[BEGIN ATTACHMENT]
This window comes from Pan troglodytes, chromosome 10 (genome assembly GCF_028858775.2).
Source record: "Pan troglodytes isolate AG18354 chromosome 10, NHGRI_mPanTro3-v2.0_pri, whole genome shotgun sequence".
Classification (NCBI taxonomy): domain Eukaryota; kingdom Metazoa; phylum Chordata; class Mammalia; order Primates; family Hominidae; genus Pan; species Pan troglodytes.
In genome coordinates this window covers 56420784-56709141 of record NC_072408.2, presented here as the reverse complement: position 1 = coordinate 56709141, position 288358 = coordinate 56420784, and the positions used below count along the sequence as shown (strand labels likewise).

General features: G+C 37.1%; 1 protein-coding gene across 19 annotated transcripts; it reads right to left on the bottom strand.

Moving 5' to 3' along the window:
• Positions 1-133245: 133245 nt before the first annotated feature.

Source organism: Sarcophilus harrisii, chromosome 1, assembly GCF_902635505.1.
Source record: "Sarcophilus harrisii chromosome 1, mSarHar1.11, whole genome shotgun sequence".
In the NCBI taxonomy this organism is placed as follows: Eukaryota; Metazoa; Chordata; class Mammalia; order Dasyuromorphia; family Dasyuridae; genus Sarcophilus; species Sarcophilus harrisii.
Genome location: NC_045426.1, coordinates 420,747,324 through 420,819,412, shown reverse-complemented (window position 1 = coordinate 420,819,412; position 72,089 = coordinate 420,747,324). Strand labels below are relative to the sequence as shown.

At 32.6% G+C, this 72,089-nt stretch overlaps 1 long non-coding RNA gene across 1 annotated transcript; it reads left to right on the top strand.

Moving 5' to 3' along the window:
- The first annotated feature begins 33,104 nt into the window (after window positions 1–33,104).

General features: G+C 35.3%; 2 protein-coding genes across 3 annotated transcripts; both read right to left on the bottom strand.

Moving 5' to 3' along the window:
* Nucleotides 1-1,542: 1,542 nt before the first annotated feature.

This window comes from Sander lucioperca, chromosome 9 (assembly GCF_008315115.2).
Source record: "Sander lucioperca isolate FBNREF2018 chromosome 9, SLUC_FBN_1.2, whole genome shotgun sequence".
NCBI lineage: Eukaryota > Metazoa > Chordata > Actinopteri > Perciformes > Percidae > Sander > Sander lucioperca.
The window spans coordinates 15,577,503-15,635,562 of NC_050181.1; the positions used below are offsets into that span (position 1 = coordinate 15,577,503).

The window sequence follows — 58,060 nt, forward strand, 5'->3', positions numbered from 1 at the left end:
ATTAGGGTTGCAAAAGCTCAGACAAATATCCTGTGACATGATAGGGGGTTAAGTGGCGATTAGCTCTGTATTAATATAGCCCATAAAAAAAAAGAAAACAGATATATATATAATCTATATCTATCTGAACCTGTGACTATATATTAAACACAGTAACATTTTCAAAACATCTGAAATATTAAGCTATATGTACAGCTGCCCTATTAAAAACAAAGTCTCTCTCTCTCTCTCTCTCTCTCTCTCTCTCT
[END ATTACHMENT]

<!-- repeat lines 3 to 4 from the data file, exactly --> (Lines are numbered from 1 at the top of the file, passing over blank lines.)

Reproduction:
Classification (NCBI taxonomy): domain Eukaryota; kingdom Metazoa; phylum Chordata; class Mammalia; order Primates; family Hominidae; genus Pan; species Pan troglodytes.
In genome coordinates this window covers 56420784-56709141 of record NC_072408.2, presented here as the reverse complement: position 1 = coordinate 56709141, position 288358 = coordinate 56420784, and the positions used below count along the sequence as shown (strand labels likewise).